2 edits

8 recommendations

reply to just nuts

Some Facts to Consider (Was Er, no.)

I have to agree with those who have criticized the original editorial as being naive. As someone who has been involved in the political arena and have witnessed first hand a public relations lobbying narrative being established in order to pursue an agenda, I am not surprised the original author has been co-opted right into that narrative.

I am not afraid to challenge the cable industry narrative here. I have been doing it for well over a decade. As someone who wrote news articles for one Time-Warner division, I even got into hot water for publishing an unbiased neutral review of the competing DSL product from the local telephone company, and that article appeared on Time Warner's own website. When something is honest, fair, and based in reality, one should have the strength to make that case. But too often what one assumes as such, but in reality is based on only part of the story, it's critical to know more of the facts before rendering judgment.

Make no mistake. There is a very extensive, professionally run, and expensive public relations effort underway to create the narrative of a crisis in bandwidth in the United States. In order to pursue this agenda, the first step is to suggest and define a problem which requires immediate legislative or public policy action.

By using third parties (registered lobbyists, public relations firms, and supposedly independent 'institutes' and 'foundations' and their respective lackeys in the educational and professional fields) to first lay the foundation for the problem, the cable industry can then use this foundation as ammunition to suggest legislative changes and/or impose changes to their services supposedly to deal with said crisis.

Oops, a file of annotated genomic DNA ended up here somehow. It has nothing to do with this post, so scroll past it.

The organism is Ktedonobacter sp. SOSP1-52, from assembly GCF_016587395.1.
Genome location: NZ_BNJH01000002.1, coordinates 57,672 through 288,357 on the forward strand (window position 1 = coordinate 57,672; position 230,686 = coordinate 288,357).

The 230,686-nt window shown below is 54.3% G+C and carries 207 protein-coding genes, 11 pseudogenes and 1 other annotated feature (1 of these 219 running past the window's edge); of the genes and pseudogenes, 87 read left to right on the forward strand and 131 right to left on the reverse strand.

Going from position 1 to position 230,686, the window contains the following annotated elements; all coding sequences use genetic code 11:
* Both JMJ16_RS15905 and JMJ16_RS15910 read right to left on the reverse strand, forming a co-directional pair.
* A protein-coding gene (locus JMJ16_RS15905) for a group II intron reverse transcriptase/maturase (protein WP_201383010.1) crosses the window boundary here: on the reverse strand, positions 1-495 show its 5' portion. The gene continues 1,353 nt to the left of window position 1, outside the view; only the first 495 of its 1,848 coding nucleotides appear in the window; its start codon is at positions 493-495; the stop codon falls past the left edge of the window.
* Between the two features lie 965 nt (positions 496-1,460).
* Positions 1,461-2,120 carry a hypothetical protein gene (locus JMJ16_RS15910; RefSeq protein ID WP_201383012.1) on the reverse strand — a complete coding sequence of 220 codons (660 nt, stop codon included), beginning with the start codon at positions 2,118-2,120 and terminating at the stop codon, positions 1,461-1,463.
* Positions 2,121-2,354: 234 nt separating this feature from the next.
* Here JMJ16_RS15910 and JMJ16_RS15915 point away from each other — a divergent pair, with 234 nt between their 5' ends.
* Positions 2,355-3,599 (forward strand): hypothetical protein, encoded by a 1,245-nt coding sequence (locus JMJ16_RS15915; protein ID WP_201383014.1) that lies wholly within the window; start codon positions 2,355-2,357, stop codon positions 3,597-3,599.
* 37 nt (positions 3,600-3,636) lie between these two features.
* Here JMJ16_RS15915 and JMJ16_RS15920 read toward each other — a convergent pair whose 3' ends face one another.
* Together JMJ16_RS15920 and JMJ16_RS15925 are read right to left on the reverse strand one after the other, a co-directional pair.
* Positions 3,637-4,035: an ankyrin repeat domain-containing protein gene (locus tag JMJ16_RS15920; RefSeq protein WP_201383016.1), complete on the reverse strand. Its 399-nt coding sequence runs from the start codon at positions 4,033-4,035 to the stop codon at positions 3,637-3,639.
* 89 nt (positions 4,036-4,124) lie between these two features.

Of course, few Americans are aware that the same people who suggest "first responder" measures like usage caps to relieve the crisis are precisely the same people who hired the public relations and lobbying firms to invent and promote the "crisis" in the first place.

It's a neat trick, and is done all the time on virtually every issue where big money is involved.

Best of all, this same practice is often successful at co-opting consumers who are naive about the manufactured narrative to serve as distractions or, in some cases, become unintentionally co-opted opinion leaders who are literally fighting against their own self-interests.

I don't honestly blame these people. They are up against a lobbying industry that has spent millions using psychology and focus group testing to perfect the arguments they use to help get them consumer allies to invest their time and efforts into becoming third party water carriers for the lobbying objectives. Of course, in the end they are rewarded with a reduced level of service carrying increased costs and penalties, and the hearty thanks of those corporations laughing all the way to the bank on the increased profits they can now earn.